Grant from Idaho Humanities Council will fund Chinese Beuk Aie temple film project
The Center for Arts & History at Lewis-Clark State College has announced an award of $3,000 from the Idaho Humanities Council for the making of a short film by Patricia Keith about Lewiston's Chinese Beuk Aie temple.
Until her retirement two years ago, Keith taught literature, composition, script writing, and video production at the college. With LCSC Communications Arts Professor Sean Cassidy, she has completed two full-length documentaries, one on Burma and one on Tibet, and with anthropologist Suzanne Morrisey a 35-minute documentary set in Ecuador. She has also recorded a 3-DVD set that documents the 2012 Chinese Remembering conference, including the placing of a memorial stone at Chinese Massacre Cove in Hells Canyon.
"I’m really looking forward to working with Chuimei and Priscilla," Keith said recently after receiving news of the award. She was referring to two of her principal consultants on the film - scholars Chuimei Ho of Bainbridge Island, Washington, and Priscilla Wegars of Moscow, Idaho. "Yes, they know the history of the Chinese in this area," she conceded, "but they also feel the history. It's the feeling that I hope this documentary can communicate; it's the feeling, I think, that has motivated Chuimei, Priscilla, and many others not only to preserve the objects from Lewiston's Chinese temple but also to try very hard to understand their meaning, their significance for us all."
Scholar Chuimei Ho has recently pioneered scholarship that appears to link artifacts associated with the 1890 rebuilding of the temple to the 1887 massacre of Chinese by whites in Hells Canyon. As a scholar, Priscilla Wegars served as a consultant in the original effort to preserve the temple and its artifacts spearheaded by former state representative Deanna Vickers, former Lewiston Tribune publisher Butch Alford, and the late Gorden Lee. Lee, a high school classmate of Alford's, lived in Lewiston from 1948 - 1963 and was one of the last people who could trace his membership in the Beuk Aie Temple Society back to the society's founding in 1865.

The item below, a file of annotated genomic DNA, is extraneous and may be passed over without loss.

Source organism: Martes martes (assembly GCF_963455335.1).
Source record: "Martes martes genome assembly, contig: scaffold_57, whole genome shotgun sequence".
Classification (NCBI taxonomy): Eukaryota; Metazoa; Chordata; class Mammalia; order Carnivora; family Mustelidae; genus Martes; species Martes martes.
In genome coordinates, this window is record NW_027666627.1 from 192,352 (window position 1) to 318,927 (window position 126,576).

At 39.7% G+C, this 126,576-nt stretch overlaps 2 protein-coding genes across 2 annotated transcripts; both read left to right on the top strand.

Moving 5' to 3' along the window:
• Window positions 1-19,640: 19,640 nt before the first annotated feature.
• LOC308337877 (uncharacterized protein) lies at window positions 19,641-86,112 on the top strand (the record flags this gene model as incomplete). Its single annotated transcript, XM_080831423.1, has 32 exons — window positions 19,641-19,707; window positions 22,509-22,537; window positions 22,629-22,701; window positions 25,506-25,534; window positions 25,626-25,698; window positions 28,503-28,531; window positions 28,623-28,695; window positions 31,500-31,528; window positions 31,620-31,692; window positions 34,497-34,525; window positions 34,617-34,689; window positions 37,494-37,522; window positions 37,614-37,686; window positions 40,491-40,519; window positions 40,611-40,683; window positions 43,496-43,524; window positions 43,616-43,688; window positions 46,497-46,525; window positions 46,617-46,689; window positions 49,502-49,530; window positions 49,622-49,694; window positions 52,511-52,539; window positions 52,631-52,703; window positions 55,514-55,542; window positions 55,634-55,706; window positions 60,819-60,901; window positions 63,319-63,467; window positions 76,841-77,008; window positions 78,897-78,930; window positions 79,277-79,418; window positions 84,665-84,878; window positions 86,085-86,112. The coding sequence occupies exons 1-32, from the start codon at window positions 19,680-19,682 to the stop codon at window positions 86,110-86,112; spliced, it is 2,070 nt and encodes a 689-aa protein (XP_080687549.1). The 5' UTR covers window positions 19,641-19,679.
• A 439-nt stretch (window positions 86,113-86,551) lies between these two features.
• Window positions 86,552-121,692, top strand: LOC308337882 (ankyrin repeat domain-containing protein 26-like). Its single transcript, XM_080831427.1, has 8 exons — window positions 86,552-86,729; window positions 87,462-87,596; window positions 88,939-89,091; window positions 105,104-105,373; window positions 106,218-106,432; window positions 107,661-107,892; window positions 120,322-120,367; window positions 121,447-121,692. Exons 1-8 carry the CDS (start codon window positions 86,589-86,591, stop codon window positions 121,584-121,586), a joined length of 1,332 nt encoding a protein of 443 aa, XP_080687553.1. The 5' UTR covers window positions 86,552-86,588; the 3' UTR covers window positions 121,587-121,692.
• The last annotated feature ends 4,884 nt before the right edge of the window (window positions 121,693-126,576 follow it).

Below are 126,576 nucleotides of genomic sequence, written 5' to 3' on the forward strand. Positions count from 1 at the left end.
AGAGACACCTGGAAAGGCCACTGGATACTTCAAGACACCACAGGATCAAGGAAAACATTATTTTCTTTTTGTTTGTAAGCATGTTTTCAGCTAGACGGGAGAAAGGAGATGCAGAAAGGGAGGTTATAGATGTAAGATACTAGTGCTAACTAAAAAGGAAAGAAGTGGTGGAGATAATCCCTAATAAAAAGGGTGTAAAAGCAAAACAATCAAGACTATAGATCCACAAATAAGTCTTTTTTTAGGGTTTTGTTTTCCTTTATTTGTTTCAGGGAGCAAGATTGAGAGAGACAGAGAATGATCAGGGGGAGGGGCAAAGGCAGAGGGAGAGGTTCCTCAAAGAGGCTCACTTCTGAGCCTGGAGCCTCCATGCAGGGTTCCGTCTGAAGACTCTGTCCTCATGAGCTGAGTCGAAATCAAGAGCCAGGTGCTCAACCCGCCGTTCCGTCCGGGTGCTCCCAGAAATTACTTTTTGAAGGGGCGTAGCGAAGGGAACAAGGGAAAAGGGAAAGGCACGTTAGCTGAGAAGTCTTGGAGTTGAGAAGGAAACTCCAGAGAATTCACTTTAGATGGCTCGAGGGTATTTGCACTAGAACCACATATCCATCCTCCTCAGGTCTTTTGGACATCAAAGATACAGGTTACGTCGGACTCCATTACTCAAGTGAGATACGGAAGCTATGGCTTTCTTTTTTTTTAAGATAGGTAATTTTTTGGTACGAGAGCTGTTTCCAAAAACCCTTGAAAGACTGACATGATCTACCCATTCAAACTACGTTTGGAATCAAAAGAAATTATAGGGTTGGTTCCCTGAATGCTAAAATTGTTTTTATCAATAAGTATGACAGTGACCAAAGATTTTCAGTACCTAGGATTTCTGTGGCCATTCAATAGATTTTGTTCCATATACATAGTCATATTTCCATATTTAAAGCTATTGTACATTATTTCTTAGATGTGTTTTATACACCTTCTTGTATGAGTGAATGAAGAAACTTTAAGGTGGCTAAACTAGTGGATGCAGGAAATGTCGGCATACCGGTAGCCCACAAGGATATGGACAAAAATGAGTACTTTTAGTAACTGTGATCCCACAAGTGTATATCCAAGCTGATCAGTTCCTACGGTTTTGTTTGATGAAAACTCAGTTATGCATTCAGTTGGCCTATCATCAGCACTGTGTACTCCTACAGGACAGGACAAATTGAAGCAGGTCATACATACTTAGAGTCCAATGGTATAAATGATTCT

The Project Director for the grant, LCSC Director of Continuing Education and Community Events Debi Fitzgerald, acknowledged that it was Deanna Vickers, the wife of former LCSC President Lee Vickers, who initiated the restoration of the temple and its major artifacts back in the early 1990s - and quite possibly rescued them from oblivion.
The temple, first built prior to being destroyed by fire in 1875, rebuilt the same year, and relocated and rebuilt again in 1890 in the area where the Lewiston Tribune buildings now stand, had been demolished in 1961 and its precious altar removed to a locked stone house where Vickers and others "rediscovered" them. The altar and major artifacts associated with the temple, including exquisite hanging lamps, deity and gratitude plaques, donor boards, and altar sets, were subsequently removed from storage and then laboriously and meticulously cleaned and restored by a small group of trained volunteers. The artifacts were then curated and put on display in a series of permanent exhibits that opened to the public at the Center for Arts & History in October of 1994.
Kathy Martin, LCSC Dean for Community Programs & Governmental Affairs, observed that the original restoration project was funded with $25,000 in grants, $15,000 of which came from the Idaho Humanities Council.
"The artifacts are priceless," Martin noted, "and they have had a remarkable history that deserves to be shared and appreciated. I’m confident that Patricia’s film is going to help us in that effort."
Some of that history, of course, is as recent as March of 2009, when a fire struck the Center for Arts & History building at 415 Main Street, forcing the removal of the entire Beuk Aie Temple Collection from what is believed to be the oldest standing brick structure in the city.
"We’re very grateful, of course, to all our patrons," Martin added, "including the National Endowment for the Humanities, Idaho Heritage Trust, and the Lewis-Clark State College Foundation. Without help from them all, we would probably never be able to reopen the exhibits in time to help celebrate the Sesquicentennial of Idaho Territory, which is what we plan to do. With the Idaho Humanities Council grant and Patricia’s film, I'm optimistic that we can expand our audience. We’re very grateful."